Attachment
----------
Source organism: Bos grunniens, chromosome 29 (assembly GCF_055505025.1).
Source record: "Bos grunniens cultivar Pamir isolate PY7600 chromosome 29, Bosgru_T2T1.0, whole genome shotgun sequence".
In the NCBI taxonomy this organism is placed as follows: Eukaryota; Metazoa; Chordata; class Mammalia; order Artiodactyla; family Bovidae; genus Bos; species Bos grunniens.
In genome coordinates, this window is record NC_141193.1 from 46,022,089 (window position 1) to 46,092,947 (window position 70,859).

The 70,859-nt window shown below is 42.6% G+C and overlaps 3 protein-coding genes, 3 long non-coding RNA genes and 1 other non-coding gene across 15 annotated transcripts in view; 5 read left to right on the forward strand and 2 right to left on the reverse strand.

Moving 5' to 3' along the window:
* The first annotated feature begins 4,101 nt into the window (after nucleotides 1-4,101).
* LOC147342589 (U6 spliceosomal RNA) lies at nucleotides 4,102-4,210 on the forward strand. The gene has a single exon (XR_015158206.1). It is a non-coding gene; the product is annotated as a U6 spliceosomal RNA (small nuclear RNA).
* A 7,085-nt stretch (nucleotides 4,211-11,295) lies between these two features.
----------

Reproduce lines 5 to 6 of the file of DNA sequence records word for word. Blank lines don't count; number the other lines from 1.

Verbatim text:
The 70,859-nt window shown below is 42.6% G+C and overlaps 3 protein-coding genes, 3 long non-coding RNA genes and 1 other non-coding gene across 15 annotated transcripts in view; 5 read left to right on the forward strand and 2 right to left on the reverse strand.

Moving 5' to 3' along the window: